You see your teen react with anger and violence, and you wonder, “why won’t my teen ask for help?” Why do teens take the hard path instead of reaching out to the support system that cares so much about them and just ask for help? Every day in the US, there are thousands of families being pulled apart because of how their teens are acting out. When your teen is making harmful life choices, it is hard to know how to help.
When things get really difficult, how do you rebuild the communication bridge with your child to span the chasm?
In order to talk to your teen, it’s important to understand what they are going through. Teens often make bad choices, but if you are concerned about it being deeper than normal teen rebellion and attitude, it may be time to seek more intensive help.
The Adult World Isn’t Really for Teens
This one is a hard truth—our world just isn’t really right for teens. The teen years feel out of place because they are no longer little children that need constant supervision and support, but they aren’t yet filling roles of responsible adults.
Young people often feel rudderless and without purpose. While we might think of this as freedom, they just feel locked out. While we feel like the world is open for them, they feel like the world is demanding things from them.
When teens begin to struggle with behavior problems, the parent world gets complicated and solutions rarely take into account the teens feelings and emotional state. Teens that consider asking for help are afraid it might just get them in more trouble. Asking for help is hard, it feels uncomfortable and it takes courage. At this stage, teens believe if they reach out to an adult, their parents will overreact and they won’t have any control over how things go down.
How Do I Encourage My Teen to Ask For Help
During the middle school and high school years, most teenagers believe that asking for help is a sign of weakness. In a world of social media, peer pressure and feeling misunderstood they fear the stigma more than the consequences of continuing down their destructive path.
There is a stigma to admitting you have a problem and there is a fear of asking for help or seeking professional counsel. A teen that struggles with feeling a draw to drugs and alcohol doesn’t want to admit they are an alcoholic or drug addict, they just want to be seen as a kid that loves to party.
A teen struggling with mental health issues, like bipolar disorder or other conduct disorders, doesn’t want to be labeled “crazy.” You will often see the teens that are in the most difficult places trying to hide how hard things really are.
They aren’t concerned about the future because they are just trying to get through the here and now. Their survival mechanism is to handle their struggles, which might mean they turn to substance abuse or suicide when things get too hard for them to handle alone. They need a support system, but it often takes an intervention of sorts to even get through to them.
Your teenager might realize they are struggling with self-hate or a violent conduct disorder, but they are worried about getting through their day-to-day and not even thinking about what their actions today will mean in 10 years. But, many still don’t have a true understanding of just how crucial their choices are.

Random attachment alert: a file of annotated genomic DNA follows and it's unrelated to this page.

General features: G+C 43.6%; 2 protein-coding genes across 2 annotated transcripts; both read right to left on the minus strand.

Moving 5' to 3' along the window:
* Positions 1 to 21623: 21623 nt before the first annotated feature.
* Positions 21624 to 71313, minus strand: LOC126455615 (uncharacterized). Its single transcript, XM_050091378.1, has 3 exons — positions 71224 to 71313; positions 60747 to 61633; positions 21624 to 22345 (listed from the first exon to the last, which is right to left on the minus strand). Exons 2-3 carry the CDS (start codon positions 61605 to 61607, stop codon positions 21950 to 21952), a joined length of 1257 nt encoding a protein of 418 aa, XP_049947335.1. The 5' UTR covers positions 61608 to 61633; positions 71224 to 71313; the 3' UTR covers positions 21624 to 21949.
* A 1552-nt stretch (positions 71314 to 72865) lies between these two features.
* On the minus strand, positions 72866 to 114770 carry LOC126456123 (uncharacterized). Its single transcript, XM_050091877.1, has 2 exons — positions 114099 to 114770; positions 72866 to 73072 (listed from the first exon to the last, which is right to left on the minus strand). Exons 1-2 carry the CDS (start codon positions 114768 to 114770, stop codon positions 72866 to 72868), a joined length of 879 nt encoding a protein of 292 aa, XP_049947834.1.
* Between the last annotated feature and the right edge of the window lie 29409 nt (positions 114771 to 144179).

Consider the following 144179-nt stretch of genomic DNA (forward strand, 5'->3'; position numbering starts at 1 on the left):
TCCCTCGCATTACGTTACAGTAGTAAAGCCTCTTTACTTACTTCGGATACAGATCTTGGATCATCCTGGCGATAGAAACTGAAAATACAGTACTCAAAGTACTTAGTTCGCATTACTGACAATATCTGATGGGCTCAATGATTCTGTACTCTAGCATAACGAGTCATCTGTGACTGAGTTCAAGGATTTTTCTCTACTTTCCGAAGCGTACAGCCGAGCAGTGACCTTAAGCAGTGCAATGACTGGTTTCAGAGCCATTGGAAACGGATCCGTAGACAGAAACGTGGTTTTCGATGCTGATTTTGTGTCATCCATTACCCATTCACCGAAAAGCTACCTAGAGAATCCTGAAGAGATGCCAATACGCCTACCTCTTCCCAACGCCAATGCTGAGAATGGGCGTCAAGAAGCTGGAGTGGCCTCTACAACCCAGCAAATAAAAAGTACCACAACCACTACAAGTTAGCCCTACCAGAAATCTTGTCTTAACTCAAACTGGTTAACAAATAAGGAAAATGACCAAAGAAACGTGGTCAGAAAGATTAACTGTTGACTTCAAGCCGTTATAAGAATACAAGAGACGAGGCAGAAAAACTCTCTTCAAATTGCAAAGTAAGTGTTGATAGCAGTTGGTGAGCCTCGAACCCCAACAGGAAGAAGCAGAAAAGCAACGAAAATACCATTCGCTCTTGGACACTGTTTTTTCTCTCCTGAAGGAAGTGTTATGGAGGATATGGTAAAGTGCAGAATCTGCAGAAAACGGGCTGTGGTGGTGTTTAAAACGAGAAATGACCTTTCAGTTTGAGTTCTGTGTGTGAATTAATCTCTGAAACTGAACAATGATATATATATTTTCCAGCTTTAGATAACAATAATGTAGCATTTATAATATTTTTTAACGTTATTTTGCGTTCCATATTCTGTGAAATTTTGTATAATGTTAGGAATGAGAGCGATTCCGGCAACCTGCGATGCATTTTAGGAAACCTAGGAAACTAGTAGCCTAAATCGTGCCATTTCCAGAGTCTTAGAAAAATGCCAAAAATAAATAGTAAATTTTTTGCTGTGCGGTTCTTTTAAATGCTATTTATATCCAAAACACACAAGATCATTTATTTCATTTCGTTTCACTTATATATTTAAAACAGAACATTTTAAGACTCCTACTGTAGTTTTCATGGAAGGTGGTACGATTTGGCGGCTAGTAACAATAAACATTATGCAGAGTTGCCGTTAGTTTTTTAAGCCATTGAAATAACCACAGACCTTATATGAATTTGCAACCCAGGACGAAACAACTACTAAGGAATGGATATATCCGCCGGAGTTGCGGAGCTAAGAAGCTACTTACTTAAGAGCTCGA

Teens feel like adults get bent out of shape over small things, but you are only trying to protect them. Your teen might not see their problem behavior as something that could destroy his or her future.
Teens are more likely to drive recklessly or cheat in school because they just don’t really believe they have anything that serious to worry about. Yet, a car accident or school expulsion could have lasting impacts. Teens aged 16-19 are 3x more likely to get in a car accident than those over 20, according to the CDC, and car accidents are the leading cause of death for that age group.
When we talk to troubled teens, we often ask if there is someone they can talk to in their home. The answer is often, “NO!” This isn’t because those teens come from a terrible home—in fact, most of them come from very loving homes with parents that are trying to get through and feel completely lost.
Most of the time, teens have come to the conclusion that people’s love is conditional and they need to have their act together if they want approval. They might feel like failures or they might decide they don’t care and try to harden their feelings against caring. Sometimes, they need a major change in scenery and therapists to pull them back across the chasm and help them realize the reality of their situation.
How to Help A Teen Who Refuses Help
At the end of the day, if things are really bad, it might be too hard to repair communication on your own. Sometimes you need a fresh pair of eyes and a professional your teen can trust to guide them out of their behavioral rut.
As a parent, it can be hard to admit when you aren’t able to get through to your child. Sadly, it is normal for parents at this stage to desperately want and need professional help but also for a parent to feel shame and worry about what others will think of them, don’t give in to these feelings.
Your teen won’t ask for help directly, but the behavior is a cry for help. Listen to your instincts. If your teen is acting out and you feel like you can’t get through, it might be time to consider a more in-depth therapeutic solution like a residential treatment center.